Proactive management of estuarine algal blooms using an automated monitoring buoy coupled with an artificial neural network

Publication Type:
Journal Article
Citation:
Environmental Modelling and Software, 2014
Issue Date:
2014
Full metadata record
Files in This Item:
Filename Description Size
ThumbnailEMS Coad et al.pdfPublished Version4.62 MB
Adobe PDF
Algae proliferate when favourable biological, chemical and physical conditions are present. Algal blooms within the Hawkesbury River, NSW, are a regular feature of seasonal cycles and develop in response to non-periodic disturbances. To improve the understanding of processes that lead to algal blooms, an autonomous buoy has been deployed (since 2002) which has generated a high resolution, temporal data set. Parameters monitored at 15 min intervals include Chlorophyll-a, temperature (water and air), salinity and photosynthetically available radiation. This data set is used to configure an Artificial Neural Network (ANN) to predict (one, three and seven days in advance) the mean, 10th and 90th percentile, daily Chlorophyll-a concentrations. The prediction accuracy of the ANNs progressively decreased from one to seven days in advance. Incorporating predictive models coupled with near real time data sourced from automated, telemetered monitoring buoys enables environmental managers to implement proactive algal bloom management strategies. Crown Copyright © 2014.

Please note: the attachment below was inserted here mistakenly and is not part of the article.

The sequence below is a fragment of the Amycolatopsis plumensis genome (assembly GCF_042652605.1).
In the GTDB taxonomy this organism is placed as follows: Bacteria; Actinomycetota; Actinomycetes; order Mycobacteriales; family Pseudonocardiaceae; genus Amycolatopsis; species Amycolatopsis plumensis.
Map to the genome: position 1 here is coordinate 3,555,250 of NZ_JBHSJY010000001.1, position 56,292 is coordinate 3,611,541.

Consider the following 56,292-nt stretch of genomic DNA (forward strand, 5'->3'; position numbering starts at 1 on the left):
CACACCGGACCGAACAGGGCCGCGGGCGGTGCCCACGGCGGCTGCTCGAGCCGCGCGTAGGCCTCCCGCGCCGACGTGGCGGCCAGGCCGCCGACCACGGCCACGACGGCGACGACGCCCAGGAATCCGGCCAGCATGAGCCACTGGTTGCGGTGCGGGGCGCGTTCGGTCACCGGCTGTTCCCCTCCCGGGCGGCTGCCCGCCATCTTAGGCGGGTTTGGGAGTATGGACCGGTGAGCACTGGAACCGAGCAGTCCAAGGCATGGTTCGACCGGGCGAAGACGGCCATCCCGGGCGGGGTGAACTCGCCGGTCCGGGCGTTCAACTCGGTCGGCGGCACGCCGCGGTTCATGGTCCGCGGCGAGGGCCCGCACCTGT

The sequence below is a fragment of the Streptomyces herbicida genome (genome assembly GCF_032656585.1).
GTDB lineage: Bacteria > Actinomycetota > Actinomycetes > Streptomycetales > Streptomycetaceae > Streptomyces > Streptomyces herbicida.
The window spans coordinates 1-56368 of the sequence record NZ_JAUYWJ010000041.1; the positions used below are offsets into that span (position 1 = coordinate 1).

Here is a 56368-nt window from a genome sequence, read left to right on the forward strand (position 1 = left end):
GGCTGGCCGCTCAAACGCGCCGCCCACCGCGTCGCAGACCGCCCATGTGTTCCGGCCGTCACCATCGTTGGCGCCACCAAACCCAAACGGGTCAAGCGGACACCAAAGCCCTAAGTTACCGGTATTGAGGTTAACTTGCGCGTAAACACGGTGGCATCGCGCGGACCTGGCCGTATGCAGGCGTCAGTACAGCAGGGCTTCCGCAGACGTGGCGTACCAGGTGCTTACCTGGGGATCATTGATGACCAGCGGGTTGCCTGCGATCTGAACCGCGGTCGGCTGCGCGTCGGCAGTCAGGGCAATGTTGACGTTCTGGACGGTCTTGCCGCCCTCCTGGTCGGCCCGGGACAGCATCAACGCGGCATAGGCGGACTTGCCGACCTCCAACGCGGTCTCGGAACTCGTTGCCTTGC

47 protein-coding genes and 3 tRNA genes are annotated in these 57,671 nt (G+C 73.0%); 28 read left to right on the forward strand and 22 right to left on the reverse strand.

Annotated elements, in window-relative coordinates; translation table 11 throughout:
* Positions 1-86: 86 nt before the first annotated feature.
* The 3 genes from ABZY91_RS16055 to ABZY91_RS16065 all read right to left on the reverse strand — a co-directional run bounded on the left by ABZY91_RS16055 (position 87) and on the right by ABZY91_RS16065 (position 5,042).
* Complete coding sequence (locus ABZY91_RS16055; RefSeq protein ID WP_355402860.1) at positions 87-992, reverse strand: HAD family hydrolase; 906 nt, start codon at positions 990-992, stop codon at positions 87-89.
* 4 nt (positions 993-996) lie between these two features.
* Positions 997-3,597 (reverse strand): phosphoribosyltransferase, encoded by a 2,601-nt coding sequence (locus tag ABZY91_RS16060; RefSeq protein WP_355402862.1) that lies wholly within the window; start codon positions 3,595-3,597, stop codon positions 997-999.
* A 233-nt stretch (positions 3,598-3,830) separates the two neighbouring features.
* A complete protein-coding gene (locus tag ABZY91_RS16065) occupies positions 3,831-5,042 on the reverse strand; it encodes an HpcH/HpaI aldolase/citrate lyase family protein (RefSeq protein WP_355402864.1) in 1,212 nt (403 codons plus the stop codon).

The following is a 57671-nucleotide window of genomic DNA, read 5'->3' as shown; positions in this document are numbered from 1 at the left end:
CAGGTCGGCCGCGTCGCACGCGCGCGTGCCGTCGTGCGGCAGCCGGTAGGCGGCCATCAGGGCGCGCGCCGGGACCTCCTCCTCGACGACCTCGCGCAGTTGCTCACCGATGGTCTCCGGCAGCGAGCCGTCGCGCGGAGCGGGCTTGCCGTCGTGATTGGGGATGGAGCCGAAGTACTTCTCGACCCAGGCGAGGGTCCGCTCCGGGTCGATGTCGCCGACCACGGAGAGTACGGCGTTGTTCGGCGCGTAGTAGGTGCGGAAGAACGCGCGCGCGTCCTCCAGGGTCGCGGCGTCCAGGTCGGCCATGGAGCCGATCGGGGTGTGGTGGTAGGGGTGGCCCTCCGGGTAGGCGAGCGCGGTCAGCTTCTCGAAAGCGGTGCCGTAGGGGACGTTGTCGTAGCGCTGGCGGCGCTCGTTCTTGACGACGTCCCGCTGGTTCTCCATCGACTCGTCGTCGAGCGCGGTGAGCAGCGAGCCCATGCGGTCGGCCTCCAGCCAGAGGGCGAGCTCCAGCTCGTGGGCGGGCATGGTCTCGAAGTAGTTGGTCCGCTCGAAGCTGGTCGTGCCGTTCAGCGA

Please use this identifier to cite or link to this item: